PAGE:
As you might guess, the most important fight in determining whether a right is fundamental is the fight over how—and at what level of generality—the right at issue is defined. To show you what I mean, let’s talk about the decision in the Lawrence v. Texas: the case that is the source of the fundamental liberty interest Doe claims. Lawrence was about a Texas law that banned “deviate sexual intercourse,” which was defined to mean “anal intercourse with a member of the same sex (man).” Police, responding to what was apparently a false report of a “weapons disturbance,” entered the home of John Lawrence and his partner. The police found them making the beast with two backs, and arrested them for violation of the Texas “Homosexual Conduct” law (the one I mentioned above). They were convicted, and appealed that conviction to the Supreme Court, saying the law violated their substantive due process rights.
Ultimately, the Court decided that “all adults have the same fundamental liberty interests in their private consensual sexual choices,” and that this right extended to Lawrence and his partner. However, Texas didn’t argue that all adults did not have a fundamental interest in “private consensual sexual choices.” Instead, Texas argued that there was no fundamental “right to engage in homosexual anal intercourse,” and argued vehemently that even if there was a right to engage in private consensual sexual choices,” that right didn’t help them because they could not “establish a historical tradition of exalting and protecting the conduct” (read: anal sex) “for which they were prosecuted at any level of specificity.”
In Doe’s case, the most sensible approach would have been to start from what is clear in the law; Lawrence unequivocally stated that there is a fundamental interest in “private consensual sexual choices.” The proper question left for Judge Ellis to decide was not whether there was a fundamental liberty interest in “freedom from state regulation of consensual BDSM activity,” but whether the regulation of consensual BDSM activity violates broader right to “private consensual sexual choices.” I am not suggesting that would be an easy constitutional question; but I am saying it’s the right one to ask. Instead, Judge Ellis takes a nonsensical perspective and argues that “Obergefell [(the gay marriage case)] explicitly establishes that the Due Process and Equal Protection Clauses are interlocking and each leads to a stronger understanding of the other” (quotation marks removed). While it is true that this is the case in Obergefell, the claim that Obergefell somehow ruled that all Substantive Due Process claims must have an Equal Protection element is an absurd one, and one I can’t find being made anywhere else.
I should also mention that at least some BDSM communities would recoil in horror at Doe’s attitude towards safewords, and thus it’s far from clear that the BDSM context wasn’t (or couldn’t have been) taken into account. Recall that Doe admitted at the hearing he did not always immediately respond to safewords, sometimes because he was “set in the routine of things.” Clarisse Thorn wrote a fantastic piece on safe words several years ago, and has cited approvingly to Thomas MacAulay Millar’s annotated version of it. In the annotations, Millar writes that it “can’t be emphasized enough” that “Tops Can Never Be On Cruise Control!” (emphasis and capitalization from the original). Along a similar line, one major online resource for submissive partners in BDSM relationships (the “Submissive Guide” by lunaKM) instructs that “[i]f used, the ‘stop’ safeword should be respected unconditionally. After the bottom uses the safeword, the activity or entire scene is over, inflicting pain or any physical forcing should be stopped and all restraints should be removed immediately. Ignoring safewords is considered dishonorable and a deeply immoral practice in the BDSM community” (emphasis added). While this by no means speaks for everyone in the community, Doe’s admissions about his behavior regarding safe words would be plenty in at least some BDSM communities to—with the BDSM context he asks for!—determine he had violated consent; he failed to stop “immediately” because, as he describes it, he was “set in the routine of things” (in other words, he was “on cruise control”).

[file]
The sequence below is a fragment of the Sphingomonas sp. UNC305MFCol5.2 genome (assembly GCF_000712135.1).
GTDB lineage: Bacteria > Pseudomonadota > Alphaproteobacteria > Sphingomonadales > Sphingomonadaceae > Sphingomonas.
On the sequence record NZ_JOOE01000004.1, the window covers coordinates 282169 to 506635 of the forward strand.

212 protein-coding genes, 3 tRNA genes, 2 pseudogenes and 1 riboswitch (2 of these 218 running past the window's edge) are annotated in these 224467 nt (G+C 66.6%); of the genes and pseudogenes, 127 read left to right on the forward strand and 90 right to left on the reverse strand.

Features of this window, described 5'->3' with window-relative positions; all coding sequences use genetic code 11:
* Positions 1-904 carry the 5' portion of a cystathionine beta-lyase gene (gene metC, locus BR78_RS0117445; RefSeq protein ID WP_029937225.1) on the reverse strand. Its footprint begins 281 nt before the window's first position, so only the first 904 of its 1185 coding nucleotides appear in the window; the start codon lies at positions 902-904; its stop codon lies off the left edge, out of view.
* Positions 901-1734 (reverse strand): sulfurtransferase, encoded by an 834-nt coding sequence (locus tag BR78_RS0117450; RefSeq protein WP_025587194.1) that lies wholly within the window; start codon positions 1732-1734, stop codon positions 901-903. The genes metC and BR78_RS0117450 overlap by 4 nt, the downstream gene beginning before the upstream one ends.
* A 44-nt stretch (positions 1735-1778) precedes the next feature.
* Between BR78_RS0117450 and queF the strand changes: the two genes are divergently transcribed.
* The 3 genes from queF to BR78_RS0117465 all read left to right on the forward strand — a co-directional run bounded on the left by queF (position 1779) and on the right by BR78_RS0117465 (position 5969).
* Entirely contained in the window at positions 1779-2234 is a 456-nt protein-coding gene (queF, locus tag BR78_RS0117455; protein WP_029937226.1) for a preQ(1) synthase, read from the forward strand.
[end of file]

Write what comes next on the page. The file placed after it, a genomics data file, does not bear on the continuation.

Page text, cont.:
IV. What is the impact of this decision?
Of course, none of the above may really matter; the impact of the BDSM portion of decision is (next to) zero. To explain this, I want to start with what will happen to John Doe now.
John Doe has a right to a new hearing because the appeal process for the original hearing was found to be Constitutionally inadequate. Let’s talk about what that means in light of what we know Doe did. Doe claims that Ericson and Blank-Godlove did not take account of the BDSM context of his relationship in his appeal. However, if that was strictly true, it’s hard to see why they would have needed to rely on events OTHER THAN the October 27 incident. On October 27, we know that Roe physically pushed Doe away and expressed disinterest in continuing sex, which Doe responded to by continuing sex. Without a BDSM context, that is a pretty clear violation of consent.
Even with a BDSM context, we know that Doe admitted he did not stop activity when Roe used her safe word, and we know that he did this more than once. This is legally relevant because it means that the court’s decision on the Due Process right is a decision on a question that was not appropriately before it; on the undisputed facts, Doe’s right to private consensual sexual choices was not violated when the school enforced a consent policy against him. Moreover, as far as I can tell, his argument that BDSM community norms would compel a different result on a consent determination is simply wrong about community norms.
I should also explain a little bit about what it means that this case was decided in a Virginia District Court. The court is in the federal system, which is structured as follows: